To learn more about the correlation between tongue size and sleeping problems, visit your doctor or consult a sleep center.  You can find a sleep center near you by searching our sleep center directory.

 

The Dramatic Correlation between Lack of Sleep and Weight Gain

Written by Manny Erlich. Posted in Sleep Disorder News & Research

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It’s a viscous cycle: Weight gain and obesity can cause you to lose sleep. Loss of sleep can trigger weight gain and contribute to high blood pressure depression, heart disease, stroke, diabetes and cancer.

There are 2 hormones that are affected by sleeplessness that affect weight gain. Ghrelin triggers appetite and food preferences. Leptin tells your body when you’ve had enough to eat. Without enough sleep, ghrelin production increases, even as leptin is reduced. The appetite kicks into high gear. Worse, your body craves foods high in fat, sugar, carbs and salt—junk food.

It’s estimated that as many as 40 million Americans are suffering from the effects of sleep deprivation. Kids are at even greater risk than adults of long term weight gain. Sleep deprived children are 2.5 times more likely to become obese than those who get the recommended daily sleep, according to recent findings by Massachusetts General Hospital. Though the hormonal changes from sleep deprivation in children is the same as those in adults, fat acquired in childhood is much harder to lose and can foster a lifetime of weight gain.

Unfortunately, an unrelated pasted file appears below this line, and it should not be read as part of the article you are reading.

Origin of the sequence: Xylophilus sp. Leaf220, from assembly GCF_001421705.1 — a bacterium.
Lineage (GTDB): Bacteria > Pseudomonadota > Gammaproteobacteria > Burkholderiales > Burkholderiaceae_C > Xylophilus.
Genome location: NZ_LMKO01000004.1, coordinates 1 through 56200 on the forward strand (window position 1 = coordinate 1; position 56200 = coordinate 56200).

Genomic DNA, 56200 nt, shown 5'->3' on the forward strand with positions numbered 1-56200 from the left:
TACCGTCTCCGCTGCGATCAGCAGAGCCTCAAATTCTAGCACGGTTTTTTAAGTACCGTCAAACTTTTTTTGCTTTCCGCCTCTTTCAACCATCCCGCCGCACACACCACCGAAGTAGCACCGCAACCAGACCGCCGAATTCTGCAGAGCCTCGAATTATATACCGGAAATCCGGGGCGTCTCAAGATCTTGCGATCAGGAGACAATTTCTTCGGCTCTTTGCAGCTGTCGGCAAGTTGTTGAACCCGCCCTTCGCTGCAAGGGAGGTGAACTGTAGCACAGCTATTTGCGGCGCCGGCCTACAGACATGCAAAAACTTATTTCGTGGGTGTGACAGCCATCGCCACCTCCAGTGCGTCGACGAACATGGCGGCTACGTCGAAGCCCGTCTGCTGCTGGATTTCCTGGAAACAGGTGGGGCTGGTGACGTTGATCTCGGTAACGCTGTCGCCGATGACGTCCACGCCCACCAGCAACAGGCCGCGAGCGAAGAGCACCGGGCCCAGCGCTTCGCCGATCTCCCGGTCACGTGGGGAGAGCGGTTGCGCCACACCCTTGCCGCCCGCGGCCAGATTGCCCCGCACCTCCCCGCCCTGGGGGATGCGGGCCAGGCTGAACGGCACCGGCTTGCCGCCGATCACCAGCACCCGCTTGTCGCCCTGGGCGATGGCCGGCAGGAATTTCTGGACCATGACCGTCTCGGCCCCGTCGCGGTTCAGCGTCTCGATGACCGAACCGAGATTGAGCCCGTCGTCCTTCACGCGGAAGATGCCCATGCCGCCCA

Daily exercise can restore hormonal balance and help lose the unwanted poundage, but the sleep-deprived are often too exhausted to exercise.

Sleep Apnea

One of the most profound effects of obesity or weight gain can be obstructive sleep apnea, which causes airway collapse and blockage during sleep. Obstructive sleep apnea repeatedly closes the muscles in throat’s airway passage, triggering breathing pauses or shallow breathing. Sleep apnea prevents a deep restful sleep, and further contributes to weight gain.

Remedies

Sleep apnea surgery of the jaw or tissues attempts to correct night time breathing. But it’s only about 40% effective, improving the condition but not eliminating it, notes Dr. Belen Esparis of Mt. Sinai’s Sleep Center.

There are ways to treat sleep apnea without invasive surgery. These begin with a physician’s referral to a medical sleep remediation center, such as those at Mt. Sinai, the University of Miami or one of the Baptist Sleep centers. The patient spends the night, during which his sleep time status is monitored and his breathing pattern, limb movement and blood oxygen levels are analyzed. The recommended treatment is often a CPAP mask, which delivers properly regulated bursts of air into the airway during sleep, keeping it open. “They have become lighter and smaller,” notes Dr. Esparis.